Alternative B would require a transfer of 0.16 acres of National Park Service land on the George Washington Memorial Parkway to Alexandria for the Metro station to be built. John Thomas, the Director of Major Capital Projects for WMATA, said the city was considering possible compensations to the National Park Service for the land lost along the parkway. Among these was the creation of a new wetland site to act as an area of mitigation for wetlands area lost.

Lee Farmer, Potomac Yard Projects Manager, said that for the National Park Service to exchange a parcel of land along the parkway would require a net benefit agreement with the City of Alexandria, which in short means the city would have to leave the parkway area better than it was before the project started. Farmer said the most direct way to offer the National Park Service a net benefit was to commit to a land exchange, possibly offering the rest of the scenic easement property completely over to the park service. It currently shares joint custody with the City. Farmer said this plan came with the additional benefit of finally settling whose responsibility the beaver infestation in the area was.

According to Farmer, another alternative net benefit agreement could involve the city helping to fund renovation of nearby Daingerfield Island, an addition to the Mount Vernon Bike Trail, or a contribution to storm-water management improvement for the parkway.

However, during the public comment section of the meeting, local resident Poul Hertel raised objections that the “net benefits” offered by the City to the park service don’t actually benefit the parkway, namely that the Metro station is visible from the main road.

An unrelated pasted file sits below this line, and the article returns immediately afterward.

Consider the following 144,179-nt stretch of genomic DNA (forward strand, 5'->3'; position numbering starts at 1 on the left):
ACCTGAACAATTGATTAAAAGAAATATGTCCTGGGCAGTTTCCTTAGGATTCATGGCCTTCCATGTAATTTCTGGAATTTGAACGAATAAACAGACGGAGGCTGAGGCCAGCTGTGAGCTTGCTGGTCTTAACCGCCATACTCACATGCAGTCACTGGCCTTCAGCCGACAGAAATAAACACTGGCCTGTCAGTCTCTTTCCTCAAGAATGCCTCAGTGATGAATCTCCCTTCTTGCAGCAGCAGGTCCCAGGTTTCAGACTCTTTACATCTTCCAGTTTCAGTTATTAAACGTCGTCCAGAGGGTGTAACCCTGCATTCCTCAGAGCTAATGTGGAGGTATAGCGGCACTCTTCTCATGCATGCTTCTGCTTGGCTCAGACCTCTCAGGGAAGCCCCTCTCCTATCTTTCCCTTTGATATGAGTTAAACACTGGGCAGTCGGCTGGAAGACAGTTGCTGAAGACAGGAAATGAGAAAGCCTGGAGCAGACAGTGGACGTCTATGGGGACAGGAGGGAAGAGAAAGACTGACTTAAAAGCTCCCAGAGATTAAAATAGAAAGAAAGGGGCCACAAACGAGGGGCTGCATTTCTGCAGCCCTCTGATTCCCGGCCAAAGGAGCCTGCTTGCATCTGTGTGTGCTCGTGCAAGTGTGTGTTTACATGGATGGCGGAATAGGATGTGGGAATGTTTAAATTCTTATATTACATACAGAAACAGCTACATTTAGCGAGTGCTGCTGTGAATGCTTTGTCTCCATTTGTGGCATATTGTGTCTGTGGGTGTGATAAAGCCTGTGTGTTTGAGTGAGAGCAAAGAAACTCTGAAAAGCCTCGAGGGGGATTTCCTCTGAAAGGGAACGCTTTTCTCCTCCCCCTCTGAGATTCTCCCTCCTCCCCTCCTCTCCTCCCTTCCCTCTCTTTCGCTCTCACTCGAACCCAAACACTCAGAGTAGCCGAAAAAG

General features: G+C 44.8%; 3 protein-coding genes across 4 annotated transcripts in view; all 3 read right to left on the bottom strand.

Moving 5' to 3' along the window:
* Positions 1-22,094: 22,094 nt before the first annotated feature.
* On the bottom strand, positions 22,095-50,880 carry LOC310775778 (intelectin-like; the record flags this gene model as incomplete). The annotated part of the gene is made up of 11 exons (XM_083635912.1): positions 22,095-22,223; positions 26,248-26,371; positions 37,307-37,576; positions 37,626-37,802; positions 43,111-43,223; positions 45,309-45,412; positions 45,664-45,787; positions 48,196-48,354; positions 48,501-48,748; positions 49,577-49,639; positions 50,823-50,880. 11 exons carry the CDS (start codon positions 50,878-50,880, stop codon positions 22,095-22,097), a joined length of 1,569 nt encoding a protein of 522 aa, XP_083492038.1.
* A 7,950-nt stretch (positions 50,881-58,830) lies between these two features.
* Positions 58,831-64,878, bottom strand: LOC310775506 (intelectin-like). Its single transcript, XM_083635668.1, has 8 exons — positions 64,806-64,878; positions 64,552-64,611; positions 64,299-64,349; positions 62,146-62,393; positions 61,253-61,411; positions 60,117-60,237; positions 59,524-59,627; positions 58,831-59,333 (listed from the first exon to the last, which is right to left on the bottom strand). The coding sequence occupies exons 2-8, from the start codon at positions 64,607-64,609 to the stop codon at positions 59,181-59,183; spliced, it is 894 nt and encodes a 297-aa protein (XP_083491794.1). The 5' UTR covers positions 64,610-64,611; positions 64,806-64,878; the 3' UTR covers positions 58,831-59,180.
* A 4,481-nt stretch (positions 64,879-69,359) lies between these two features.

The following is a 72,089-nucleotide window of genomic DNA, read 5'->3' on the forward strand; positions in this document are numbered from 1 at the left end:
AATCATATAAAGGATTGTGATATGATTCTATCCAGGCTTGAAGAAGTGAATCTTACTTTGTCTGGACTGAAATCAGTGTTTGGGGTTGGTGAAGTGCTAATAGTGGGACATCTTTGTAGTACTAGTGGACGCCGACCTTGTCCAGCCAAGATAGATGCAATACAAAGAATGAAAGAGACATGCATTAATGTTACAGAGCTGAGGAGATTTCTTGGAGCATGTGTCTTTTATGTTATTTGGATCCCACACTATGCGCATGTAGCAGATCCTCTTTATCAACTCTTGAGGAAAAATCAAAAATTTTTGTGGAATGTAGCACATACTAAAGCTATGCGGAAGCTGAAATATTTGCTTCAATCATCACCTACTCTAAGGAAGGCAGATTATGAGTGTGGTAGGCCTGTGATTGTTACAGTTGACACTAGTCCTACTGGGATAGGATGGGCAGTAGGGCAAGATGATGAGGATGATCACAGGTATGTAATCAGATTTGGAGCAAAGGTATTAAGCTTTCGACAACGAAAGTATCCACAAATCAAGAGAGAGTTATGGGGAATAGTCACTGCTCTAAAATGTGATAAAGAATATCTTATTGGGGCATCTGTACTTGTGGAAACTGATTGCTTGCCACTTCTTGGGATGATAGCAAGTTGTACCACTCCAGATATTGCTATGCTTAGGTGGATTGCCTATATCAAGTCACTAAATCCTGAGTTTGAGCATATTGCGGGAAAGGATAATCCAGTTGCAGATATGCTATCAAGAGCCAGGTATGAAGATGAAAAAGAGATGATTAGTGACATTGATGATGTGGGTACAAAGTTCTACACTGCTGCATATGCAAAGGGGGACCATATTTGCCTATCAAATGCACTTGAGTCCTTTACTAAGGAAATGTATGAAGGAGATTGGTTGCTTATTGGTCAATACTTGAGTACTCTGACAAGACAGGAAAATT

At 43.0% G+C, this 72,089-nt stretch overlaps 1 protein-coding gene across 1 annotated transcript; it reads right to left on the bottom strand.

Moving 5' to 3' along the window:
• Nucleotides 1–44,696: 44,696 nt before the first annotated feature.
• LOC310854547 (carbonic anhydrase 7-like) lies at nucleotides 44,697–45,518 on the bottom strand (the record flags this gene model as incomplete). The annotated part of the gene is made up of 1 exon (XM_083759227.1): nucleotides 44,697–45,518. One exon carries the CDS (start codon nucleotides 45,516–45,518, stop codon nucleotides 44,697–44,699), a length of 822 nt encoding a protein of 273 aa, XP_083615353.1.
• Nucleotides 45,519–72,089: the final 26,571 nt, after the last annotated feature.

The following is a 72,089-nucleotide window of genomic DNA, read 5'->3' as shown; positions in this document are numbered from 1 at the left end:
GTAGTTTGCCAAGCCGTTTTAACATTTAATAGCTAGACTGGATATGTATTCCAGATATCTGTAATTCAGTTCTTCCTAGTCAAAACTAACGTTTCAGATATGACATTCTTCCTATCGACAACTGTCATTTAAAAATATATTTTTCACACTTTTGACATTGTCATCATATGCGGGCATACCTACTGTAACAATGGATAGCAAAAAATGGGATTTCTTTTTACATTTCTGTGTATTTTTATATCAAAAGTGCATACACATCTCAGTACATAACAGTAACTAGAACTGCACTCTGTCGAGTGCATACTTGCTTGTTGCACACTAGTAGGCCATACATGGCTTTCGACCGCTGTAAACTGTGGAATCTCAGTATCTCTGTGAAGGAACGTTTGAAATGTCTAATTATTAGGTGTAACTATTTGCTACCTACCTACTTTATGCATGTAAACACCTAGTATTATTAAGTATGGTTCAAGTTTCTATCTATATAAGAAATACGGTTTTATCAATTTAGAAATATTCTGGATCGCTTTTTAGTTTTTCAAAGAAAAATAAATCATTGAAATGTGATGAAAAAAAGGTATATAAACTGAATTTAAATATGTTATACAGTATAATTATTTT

“The George Washington Parkway was created with a very specific [scenic] intent that isn’t fixed with this mitigation,” said Hertel. “[Funding] Daingerfield Island doesn’t make the parkway whole.”

Like Hertel, Alexandria resident Jack Sullivan argued that the reparations offered to the National Park Service as a result of Alternative B’s development on park land were insufficient.

“Option B takes 1.28 acres of park land and disturbs the view of the parkway; the station would be very visible,” said Crawford. “You say that what is going to be done by the City to mitigate this problem creates a better parkway, [but] what is going to be offered in exchange is chump change. We’re not offering anything near the cost of that park land.”

Others at the meeting spoke in favor of Alternative B, particularly opposing Alternative A’s impact on the nearby residences.

“Lights from trains and construction noises will hit residents,” said Foster Henderson, who lives on the nearby Potomac Greens Drive. “Illumination in that area, at night, will be tough [on residents].”

As for disturbing the view of the park land, Henderson noted that many of the trees in the easement are between the planned Potomac Yard Metro station and the parkway are dead anyway, and advised that planting new trees could help obscure the view of the station.

The public comment period is open until May 18. The next community Open House focuses on the surrounding wetlands and park area and will be held Wednesday, April 8, 6:30 p.m. in the Charles Houston Recreation Center. The Public Hearing for the Environmental Impact Statement will be held Thursday, April 30, 6:30 the Cora Kelly Recreation Center.

A copy of the full Environmental Impact Statement can be found at and written commentary can be submitted before May 18 via email to or or by mail to Potomac Yard Metrorail Station EIS, P.O. Box 16531, Alexandria, VA 22302.